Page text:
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Customer Defections Are A Very Big Deal

It's not a newsflash that horse racing has lost customers. However, in horse racing, like some other businesses with repeat customers, that lost customer is not a dollar lost, or a fan lost, it's lifetime dollar value lost, and a lifetime dollar value fan lost. It's not like losing a family that patronized your restaurant once a month, it's much more like losing a cable or cell phone subscriber.

In horse racing, the lifetime value of a customer lost is not computed. And its a huge mistake for racetracks not to.

Take this example:

A large Plasma company wanted to learn what the annual value of a defection was costing the company. A defection simply means that a loyal blood donor stopped giving blood. What they found that in the short term, the value of one donor was about $5,000.

However, the average person donated blood for 3.4 years, so the value of losing one person - just one donor - was $18,040.
  • Determine your current annual defection rate. Determine the life of a loyal customer and how much they spend each year over their customer lifetime. Then calculate your total loss in sales and your total profit loss – and then the grand total of all losses. At this point you will probably have cardiac arrest. The losses for most firms will be in the millions. 
The above example uses only 3.4 years, because that's how many years a customer donates. Consider that horse racing's client base can last generations, this number for racing is staggering.

As the article above alludes, when you lose an existing customer, you have to fire up your sales team to replace that customer. It can costs thousands of dollars to land a regular horse bettor, so this industry smarts from filling the funnel, which is what was alluded to in the McKinsey Report. 

This is why Churchill's takeout increase - any takeout increase or anti-customer move - will end up, over time to be so bad for the sport. It's also why customer service (or nowadays "CRM" - customer relationship management) is so important.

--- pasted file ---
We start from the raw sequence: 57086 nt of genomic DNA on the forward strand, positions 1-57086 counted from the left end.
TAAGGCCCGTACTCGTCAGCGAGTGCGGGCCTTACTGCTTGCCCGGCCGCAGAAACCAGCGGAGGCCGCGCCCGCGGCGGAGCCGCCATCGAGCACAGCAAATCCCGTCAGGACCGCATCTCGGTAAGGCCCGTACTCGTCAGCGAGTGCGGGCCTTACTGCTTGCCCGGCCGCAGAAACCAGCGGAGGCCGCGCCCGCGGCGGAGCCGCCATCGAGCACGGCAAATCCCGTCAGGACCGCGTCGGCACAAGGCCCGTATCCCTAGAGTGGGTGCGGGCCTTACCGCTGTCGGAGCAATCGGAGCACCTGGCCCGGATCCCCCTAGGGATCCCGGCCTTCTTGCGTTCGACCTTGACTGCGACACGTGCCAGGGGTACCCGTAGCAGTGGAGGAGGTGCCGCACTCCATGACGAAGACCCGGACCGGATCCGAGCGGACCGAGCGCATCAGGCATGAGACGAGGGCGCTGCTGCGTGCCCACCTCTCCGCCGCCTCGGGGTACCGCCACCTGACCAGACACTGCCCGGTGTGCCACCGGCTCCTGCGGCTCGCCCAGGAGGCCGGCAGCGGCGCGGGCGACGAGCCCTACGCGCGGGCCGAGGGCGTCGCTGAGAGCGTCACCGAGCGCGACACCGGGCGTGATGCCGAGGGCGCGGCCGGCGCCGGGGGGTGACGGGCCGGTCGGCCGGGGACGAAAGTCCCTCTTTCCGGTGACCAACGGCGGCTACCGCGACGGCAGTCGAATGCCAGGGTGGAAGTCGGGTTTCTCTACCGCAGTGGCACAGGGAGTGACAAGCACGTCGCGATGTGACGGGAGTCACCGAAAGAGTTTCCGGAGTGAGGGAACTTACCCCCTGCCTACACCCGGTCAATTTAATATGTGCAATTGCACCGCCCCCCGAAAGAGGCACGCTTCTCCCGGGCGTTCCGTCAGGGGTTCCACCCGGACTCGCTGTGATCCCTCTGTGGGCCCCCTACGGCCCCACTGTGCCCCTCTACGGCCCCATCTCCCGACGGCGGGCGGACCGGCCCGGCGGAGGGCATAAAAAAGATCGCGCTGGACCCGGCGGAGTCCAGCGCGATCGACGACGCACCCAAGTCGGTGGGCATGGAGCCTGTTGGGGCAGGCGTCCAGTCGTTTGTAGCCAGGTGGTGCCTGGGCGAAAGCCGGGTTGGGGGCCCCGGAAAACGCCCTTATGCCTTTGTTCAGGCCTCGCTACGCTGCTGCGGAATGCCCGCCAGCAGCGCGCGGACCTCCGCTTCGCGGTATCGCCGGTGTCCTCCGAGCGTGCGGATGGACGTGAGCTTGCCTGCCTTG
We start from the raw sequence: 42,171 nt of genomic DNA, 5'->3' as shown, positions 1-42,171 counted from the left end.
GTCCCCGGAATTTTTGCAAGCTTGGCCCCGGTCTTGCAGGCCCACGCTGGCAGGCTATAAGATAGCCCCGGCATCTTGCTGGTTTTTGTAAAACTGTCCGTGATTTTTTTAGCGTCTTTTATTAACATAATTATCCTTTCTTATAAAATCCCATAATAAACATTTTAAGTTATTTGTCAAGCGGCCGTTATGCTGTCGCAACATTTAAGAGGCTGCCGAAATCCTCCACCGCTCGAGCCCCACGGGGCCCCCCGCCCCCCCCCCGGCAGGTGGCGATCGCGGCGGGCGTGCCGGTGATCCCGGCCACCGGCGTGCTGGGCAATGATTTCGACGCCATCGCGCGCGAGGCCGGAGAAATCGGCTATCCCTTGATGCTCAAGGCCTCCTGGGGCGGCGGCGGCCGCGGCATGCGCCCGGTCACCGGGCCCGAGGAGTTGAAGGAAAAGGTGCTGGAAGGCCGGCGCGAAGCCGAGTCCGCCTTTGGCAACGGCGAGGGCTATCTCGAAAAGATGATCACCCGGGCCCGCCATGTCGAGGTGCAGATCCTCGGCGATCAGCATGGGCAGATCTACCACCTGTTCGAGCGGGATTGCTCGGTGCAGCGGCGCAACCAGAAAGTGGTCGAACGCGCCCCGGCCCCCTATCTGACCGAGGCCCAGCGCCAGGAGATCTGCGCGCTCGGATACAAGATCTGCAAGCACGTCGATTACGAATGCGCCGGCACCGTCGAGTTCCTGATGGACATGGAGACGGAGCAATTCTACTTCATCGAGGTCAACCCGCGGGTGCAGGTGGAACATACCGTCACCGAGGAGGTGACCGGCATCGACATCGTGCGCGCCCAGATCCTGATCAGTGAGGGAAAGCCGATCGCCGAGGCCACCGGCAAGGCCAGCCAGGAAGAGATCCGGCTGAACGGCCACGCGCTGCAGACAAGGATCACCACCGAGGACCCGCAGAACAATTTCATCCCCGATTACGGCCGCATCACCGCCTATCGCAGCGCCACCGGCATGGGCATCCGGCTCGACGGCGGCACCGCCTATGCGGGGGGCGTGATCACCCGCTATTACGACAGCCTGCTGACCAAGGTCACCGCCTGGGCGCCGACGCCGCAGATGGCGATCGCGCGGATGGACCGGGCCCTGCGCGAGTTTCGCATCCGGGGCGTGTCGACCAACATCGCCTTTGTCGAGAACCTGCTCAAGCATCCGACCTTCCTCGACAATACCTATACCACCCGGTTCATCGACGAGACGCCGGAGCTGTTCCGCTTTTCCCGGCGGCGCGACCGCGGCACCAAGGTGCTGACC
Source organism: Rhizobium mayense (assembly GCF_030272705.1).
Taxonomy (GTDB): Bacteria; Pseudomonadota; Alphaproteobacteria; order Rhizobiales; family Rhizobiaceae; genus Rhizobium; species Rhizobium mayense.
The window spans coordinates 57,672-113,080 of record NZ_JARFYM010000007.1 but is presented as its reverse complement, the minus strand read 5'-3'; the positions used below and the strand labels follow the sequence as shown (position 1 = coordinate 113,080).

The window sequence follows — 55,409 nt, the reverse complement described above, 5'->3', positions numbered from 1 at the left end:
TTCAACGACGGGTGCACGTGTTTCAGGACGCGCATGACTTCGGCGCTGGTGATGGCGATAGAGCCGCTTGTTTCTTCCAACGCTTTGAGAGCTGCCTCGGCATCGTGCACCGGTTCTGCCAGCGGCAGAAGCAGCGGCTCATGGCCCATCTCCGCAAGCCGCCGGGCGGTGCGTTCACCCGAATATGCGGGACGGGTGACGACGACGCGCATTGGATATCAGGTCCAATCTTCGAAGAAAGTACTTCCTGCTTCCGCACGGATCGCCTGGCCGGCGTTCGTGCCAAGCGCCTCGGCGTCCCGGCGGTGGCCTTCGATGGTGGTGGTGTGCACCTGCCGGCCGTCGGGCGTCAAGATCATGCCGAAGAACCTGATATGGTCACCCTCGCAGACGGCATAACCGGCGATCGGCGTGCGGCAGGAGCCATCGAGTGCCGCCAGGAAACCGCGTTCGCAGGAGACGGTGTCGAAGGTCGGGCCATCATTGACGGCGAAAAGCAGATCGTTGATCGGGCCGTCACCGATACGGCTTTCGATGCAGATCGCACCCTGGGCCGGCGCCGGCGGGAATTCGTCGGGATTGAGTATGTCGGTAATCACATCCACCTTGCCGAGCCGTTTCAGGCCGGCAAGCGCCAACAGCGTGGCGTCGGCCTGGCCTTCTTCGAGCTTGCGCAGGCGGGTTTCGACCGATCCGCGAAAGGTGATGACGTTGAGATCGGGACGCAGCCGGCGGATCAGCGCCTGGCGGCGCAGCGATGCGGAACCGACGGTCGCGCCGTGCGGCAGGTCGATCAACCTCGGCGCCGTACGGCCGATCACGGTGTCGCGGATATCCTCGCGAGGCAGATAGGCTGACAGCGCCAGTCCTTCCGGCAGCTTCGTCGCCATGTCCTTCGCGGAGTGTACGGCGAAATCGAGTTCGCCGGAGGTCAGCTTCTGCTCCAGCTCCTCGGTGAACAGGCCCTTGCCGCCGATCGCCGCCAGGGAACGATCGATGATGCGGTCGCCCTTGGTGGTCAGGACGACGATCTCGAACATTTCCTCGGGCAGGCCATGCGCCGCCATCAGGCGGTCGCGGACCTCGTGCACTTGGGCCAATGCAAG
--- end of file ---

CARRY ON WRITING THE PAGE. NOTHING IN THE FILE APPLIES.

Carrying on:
Let's look at Doug, who said he will not play Churchill Downs any longer. He is 18 years old and he's in high school. Not having a lot of extra cash, he says his yearly handle is about $3,000. At 21% takeout, that's about $600 revenue a year from betting. When he gets a job and earns more money, let's say his handle quadruples to about $12,000 a year.

Over a 50 year time horizon of being a horseplayer, Doug's total handle would be $600,000, and at 21% takeout, that's  $126,000 in revenue.

Now multiply that by 10,000 Doug's. That's $126 million dollars of lost revenue if Doug and others leave.

I had a chat with a 50 something horseplayera few weeks ago and he told me a story of a young man he knew who liked numbers, like horses, liked betting, and was having some success doing it, betting hundreds of thousands of dollars each year. He was in his twenties.

Then one day he decided he had enough with horse racing - the issues, the pricing etc - and he quit. He took his multi-millions of lifetime revenues and left. This horseplayer said to me "he is an annuity ready to supply fifty plus years of monthly payments and no one even knows he's gone."

People often ask me why I draw a line in the sand on takeout increases and other anti-customer things that occur. Well, that's why. A takeout increase - and no one disputes this - draws less money, fewer eyeballs, and makes horseplayers go broke faster. Then they leave. Why would I, or anyone in good conscience support that? Why would you want a lifetime annuity to leave you for a minor short term gain? Why would you want customers who are generational to leave you in the first place?

There's a boycott happening this weekend, but if you ignore it (it's a free country), remember that when you fire up your Twinspires account or bet the Derby Trial.  Racing is not losing a "whiny customer on twitter who probably doesn't bet very much" who might be boycotting; it's losing some lifetime bettors and a whole lot of money. In a few years one of them might be you.

Comments

kyle said…
Pocket, Let's not forget the negative ripple effect the absence of those lost customers has on the behavior of the remaining players in the diminished pool.
ron said…
I had an experience similar to that 50 yr old player.back in 2000 and 2001 I was driving across state lines to bet with an otb and playing by phone during the week. my handle at the time was about 4000 per week. Not big money but if you went to that OTB I probably was in the top 5 percent, I saw a lot of small bettors there. in 2002 I stop going therenot once in the next few months or years did anyone ever contact me to find out why I stopped coming.
Tinky said…
Excellent post.